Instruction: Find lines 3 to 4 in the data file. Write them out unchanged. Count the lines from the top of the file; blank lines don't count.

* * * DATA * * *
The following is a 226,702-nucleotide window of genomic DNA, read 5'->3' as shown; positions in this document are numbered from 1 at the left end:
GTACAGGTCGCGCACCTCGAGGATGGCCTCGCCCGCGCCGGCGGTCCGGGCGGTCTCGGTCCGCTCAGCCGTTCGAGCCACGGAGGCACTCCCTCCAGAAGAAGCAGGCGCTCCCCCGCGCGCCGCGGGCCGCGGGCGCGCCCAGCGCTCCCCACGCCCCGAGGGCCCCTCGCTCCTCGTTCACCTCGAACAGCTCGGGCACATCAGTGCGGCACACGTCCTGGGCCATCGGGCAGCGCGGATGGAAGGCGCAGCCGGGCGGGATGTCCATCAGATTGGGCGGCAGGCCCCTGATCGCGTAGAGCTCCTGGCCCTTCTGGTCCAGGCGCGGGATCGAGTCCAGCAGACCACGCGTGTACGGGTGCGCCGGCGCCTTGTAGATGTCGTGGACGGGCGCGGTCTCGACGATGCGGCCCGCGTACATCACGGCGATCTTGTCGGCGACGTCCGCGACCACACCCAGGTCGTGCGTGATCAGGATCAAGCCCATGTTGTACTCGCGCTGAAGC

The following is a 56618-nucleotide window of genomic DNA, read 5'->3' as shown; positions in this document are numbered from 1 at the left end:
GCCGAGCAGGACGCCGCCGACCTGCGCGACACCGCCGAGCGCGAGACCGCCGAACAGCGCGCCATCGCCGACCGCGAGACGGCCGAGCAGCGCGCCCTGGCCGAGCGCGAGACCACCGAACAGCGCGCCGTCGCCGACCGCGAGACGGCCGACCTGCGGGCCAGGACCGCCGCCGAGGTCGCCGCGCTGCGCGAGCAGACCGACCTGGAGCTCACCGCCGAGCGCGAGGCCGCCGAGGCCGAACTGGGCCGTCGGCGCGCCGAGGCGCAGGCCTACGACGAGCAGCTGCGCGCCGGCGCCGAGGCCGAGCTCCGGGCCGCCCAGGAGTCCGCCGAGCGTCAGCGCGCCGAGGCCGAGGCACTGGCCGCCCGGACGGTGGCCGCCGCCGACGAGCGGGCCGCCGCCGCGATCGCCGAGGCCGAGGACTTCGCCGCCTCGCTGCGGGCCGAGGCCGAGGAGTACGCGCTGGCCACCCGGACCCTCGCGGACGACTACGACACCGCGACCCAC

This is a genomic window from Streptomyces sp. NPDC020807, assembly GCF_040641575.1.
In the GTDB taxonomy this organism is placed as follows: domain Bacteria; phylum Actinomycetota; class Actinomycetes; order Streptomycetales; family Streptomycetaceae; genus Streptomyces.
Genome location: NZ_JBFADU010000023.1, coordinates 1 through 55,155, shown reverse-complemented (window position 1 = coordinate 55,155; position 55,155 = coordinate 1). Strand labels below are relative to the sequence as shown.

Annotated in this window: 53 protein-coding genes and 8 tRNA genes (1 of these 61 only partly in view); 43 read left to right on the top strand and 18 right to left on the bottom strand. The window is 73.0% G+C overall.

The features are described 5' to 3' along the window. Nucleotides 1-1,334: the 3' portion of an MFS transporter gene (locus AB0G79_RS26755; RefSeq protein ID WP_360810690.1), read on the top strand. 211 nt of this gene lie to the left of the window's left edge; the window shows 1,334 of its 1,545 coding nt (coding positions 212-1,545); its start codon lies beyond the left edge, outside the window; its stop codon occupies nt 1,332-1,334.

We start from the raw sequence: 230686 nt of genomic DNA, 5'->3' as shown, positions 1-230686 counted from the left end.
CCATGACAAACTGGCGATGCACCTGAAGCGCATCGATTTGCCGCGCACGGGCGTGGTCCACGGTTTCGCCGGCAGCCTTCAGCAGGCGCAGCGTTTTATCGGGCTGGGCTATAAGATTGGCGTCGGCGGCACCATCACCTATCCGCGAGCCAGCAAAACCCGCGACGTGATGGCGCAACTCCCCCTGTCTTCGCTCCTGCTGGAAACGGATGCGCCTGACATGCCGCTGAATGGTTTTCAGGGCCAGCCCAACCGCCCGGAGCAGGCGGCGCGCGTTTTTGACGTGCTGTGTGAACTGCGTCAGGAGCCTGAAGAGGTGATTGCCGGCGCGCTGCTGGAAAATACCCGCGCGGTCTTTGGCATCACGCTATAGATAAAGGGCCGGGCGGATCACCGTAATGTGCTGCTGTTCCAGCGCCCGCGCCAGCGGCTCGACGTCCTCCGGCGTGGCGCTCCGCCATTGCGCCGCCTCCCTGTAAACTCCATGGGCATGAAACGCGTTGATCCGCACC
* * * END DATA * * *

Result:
The following is a 56618-nucleotide window of genomic DNA, read 5'->3' as shown; positions in this document are numbered from 1 at the left end:
GCCGAGCAGGACGCCGCCGACCTGCGCGACACCGCCGAGCGCGAGACCGCCGAACAGCGCGCCATCGCCGACCGCGAGACGGCCGAGCAGCGCGCCCTGGCCGAGCGCGAGACCACCGAACAGCGCGCCGTCGCCGACCGCGAGACGGCCGACCTGCGGGCCAGGACCGCCGCCGAGGTCGCCGCGCTGCGCGAGCAGACCGACCTGGAGCTCACCGCCGAGCGCGAGGCCGCCGAGGCCGAACTGGGCCGTCGGCGCGCCGAGGCGCAGGCCTACGACGAGCAGCTGCGCGCCGGCGCCGAGGCCGAGCTCCGGGCCGCCCAGGAGTCCGCCGAGCGTCAGCGCGCCGAGGCCGAGGCACTGGCCGCCCGGACGGTGGCCGCCGCCGACGAGCGGGCCGCCGCCGCGATCGCCGAGGCCGAGGACTTCGCCGCCTCGCTGCGGGCCGAGGCCGAGGAGTACGCGCTGGCCACCCGGACCCTCGCGGACGACTACGACACCGCGACCCAC